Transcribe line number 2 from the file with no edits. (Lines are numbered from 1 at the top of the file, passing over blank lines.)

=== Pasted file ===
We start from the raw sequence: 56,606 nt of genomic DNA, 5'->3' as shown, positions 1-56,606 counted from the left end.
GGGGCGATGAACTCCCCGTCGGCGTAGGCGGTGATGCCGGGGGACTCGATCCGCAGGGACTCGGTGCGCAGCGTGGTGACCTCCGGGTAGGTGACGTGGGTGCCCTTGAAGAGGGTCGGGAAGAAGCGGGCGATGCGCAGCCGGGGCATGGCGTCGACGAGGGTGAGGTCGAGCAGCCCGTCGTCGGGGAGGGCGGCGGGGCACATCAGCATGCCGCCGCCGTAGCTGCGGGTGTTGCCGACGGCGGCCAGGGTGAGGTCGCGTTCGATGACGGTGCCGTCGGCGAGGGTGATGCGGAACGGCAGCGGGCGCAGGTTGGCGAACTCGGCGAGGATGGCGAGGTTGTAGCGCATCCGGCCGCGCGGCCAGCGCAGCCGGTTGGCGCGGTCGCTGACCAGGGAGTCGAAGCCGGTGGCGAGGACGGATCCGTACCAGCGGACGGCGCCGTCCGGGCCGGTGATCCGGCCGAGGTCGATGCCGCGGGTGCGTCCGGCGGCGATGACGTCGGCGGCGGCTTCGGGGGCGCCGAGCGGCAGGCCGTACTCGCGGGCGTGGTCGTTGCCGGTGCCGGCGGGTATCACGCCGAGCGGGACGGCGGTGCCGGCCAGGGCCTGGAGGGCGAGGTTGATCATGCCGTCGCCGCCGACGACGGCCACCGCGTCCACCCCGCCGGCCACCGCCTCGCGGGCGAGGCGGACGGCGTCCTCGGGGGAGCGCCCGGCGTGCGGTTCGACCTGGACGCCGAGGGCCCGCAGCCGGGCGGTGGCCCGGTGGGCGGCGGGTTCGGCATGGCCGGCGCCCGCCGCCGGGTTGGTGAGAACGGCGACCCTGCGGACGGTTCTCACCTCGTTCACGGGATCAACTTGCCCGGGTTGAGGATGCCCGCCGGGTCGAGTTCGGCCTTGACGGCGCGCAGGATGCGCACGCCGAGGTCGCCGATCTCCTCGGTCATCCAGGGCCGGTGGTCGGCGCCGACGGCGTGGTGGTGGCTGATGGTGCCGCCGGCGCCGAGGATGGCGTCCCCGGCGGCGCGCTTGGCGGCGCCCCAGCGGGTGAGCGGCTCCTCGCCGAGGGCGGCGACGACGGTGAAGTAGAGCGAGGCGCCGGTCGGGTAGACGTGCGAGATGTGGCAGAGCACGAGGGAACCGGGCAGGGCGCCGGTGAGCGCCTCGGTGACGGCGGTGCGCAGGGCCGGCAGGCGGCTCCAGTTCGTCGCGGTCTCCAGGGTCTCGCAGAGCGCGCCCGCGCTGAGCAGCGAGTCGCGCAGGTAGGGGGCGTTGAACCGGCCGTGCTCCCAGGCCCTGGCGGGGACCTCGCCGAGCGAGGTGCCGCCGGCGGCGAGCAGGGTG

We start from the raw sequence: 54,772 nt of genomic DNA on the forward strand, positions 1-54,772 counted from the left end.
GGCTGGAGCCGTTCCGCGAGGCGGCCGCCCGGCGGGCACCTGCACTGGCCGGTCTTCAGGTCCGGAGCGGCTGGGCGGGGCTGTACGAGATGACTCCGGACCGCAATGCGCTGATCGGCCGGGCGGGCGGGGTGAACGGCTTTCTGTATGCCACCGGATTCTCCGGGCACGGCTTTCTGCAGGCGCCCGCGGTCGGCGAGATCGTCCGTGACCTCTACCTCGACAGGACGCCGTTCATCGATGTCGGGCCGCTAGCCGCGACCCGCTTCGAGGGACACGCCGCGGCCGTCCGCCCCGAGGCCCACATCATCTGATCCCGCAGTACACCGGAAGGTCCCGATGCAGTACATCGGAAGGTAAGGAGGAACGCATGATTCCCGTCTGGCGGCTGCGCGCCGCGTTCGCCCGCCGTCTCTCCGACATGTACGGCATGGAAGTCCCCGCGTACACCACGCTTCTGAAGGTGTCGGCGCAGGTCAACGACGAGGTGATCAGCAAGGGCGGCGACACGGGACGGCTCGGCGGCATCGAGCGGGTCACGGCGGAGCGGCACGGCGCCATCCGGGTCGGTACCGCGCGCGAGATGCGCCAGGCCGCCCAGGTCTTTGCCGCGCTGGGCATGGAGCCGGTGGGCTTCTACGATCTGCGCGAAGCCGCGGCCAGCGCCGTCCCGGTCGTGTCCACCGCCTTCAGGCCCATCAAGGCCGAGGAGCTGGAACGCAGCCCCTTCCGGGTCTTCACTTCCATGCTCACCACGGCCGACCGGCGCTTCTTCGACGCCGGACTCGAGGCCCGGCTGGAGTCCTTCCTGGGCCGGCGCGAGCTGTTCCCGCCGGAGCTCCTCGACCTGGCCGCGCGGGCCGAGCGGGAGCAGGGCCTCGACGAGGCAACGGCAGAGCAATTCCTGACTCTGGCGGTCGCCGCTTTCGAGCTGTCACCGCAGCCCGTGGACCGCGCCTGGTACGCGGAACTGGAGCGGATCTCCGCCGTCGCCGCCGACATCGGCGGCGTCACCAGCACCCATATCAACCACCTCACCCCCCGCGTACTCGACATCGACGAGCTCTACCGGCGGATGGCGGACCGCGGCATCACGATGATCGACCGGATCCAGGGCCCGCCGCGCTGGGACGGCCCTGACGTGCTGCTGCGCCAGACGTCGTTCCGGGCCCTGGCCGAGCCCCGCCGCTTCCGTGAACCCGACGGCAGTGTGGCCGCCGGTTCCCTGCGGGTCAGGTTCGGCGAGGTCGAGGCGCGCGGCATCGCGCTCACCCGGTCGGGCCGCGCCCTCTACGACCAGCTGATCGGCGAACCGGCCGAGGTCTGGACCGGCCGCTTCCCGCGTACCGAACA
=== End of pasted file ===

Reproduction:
GGGGCGATGAACTCCCCGTCGGCGTAGGCGGTGATGCCGGGGGACTCGATCCGCAGGGACTCGGTGCGCAGCGTGGTGACCTCCGGGTAGGTGACGTGGGTGCCCTTGAAGAGGGTCGGGAAGAAGCGGGCGATGCGCAGCCGGGGCATGGCGTCGACGAGGGTGAGGTCGAGCAGCCCGTCGTCGGGGAGGGCGGCGGGGCACATCAGCATGCCGCCGCCGTAGCTGCGGGTGTTGCCGACGGCGGCCAGGGTGAGGTCGCGTTCGATGACGGTGCCGTCGGCGAGGGTGATGCGGAACGGCAGCGGGCGCAGGTTGGCGAACTCGGCGAGGATGGCGAGGTTGTAGCGCATCCGGCCGCGCGGCCAGCGCAGCCGGTTGGCGCGGTCGCTGACCAGGGAGTCGAAGCCGGTGGCGAGGACGGATCCGTACCAGCGGACGGCGCCGTCCGGGCCGGTGATCCGGCCGAGGTCGATGCCGCGGGTGCGTCCGGCGGCGATGACGTCGGCGGCGGCTTCGGGGGCGCCGAGCGGCAGGCCGTACTCGCGGGCGTGGTCGTTGCCGGTGCCGGCGGGTATCACGCCGAGCGGGACGGCGGTGCCGGCCAGGGCCTGGAGGGCGAGGTTGATCATGCCGTCGCCGCCGACGACGGCCACCGCGTCCACCCCGCCGGCCACCGCCTCGCGGGCGAGGCGGACGGCGTCCTCGGGGGAGCGCCCGGCGTGCGGTTCGACCTGGACGCCGAGGGCCCGCAGCCGGGCGGTGGCCCGGTGGGCGGCGGGTTCGGCATGGCCGGCGCCCGCCGCCGGGTTGGTGAGAACGGCGACCCTGCGGACGGTTCTCACCTCGTTCACGGGATCAACTTGCCCGGGTTGAGGATGCCCGCCGGGTCGAGTTCGGCCTTGACGGCGCGCAGGATGCGCACGCCGAGGTCGCCGATCTCCTCGGTCATCCAGGGCCGGTGGTCGGCGCCGACGGCGTGGTGGTGGCTGATGGTGCCGCCGGCGCCGAGGATGGCGTCCCCGGCGGCGCGCTTGGCGGCGCCCCAGCGGGTGAGCGGCTCCTCGCCGAGGGCGGCGACGACGGTGAAGTAGAGCGAGGCGCCGGTCGGGTAGACGTGCGAGATGTGGCAGAGCACGAGGGAACCGGGCAGGGCGCCGGTGAGCGCCTCGGTGACGGCGGTGCGCAGGGCCGGCAGGCGGCTCCAGTTCGTCGCGGTCTCCAGGGTCTCGCAGAGCGCGCCCGCGCTGAGCAGCGAGTCGCGCAGGTAGGGGGCGTTGAACCGGCCGTGCTCCCAGGCCCTGGCGGGGACCTCGCCGAGCGAGGTGCCGCCGGCGGCGAGCAGGGTG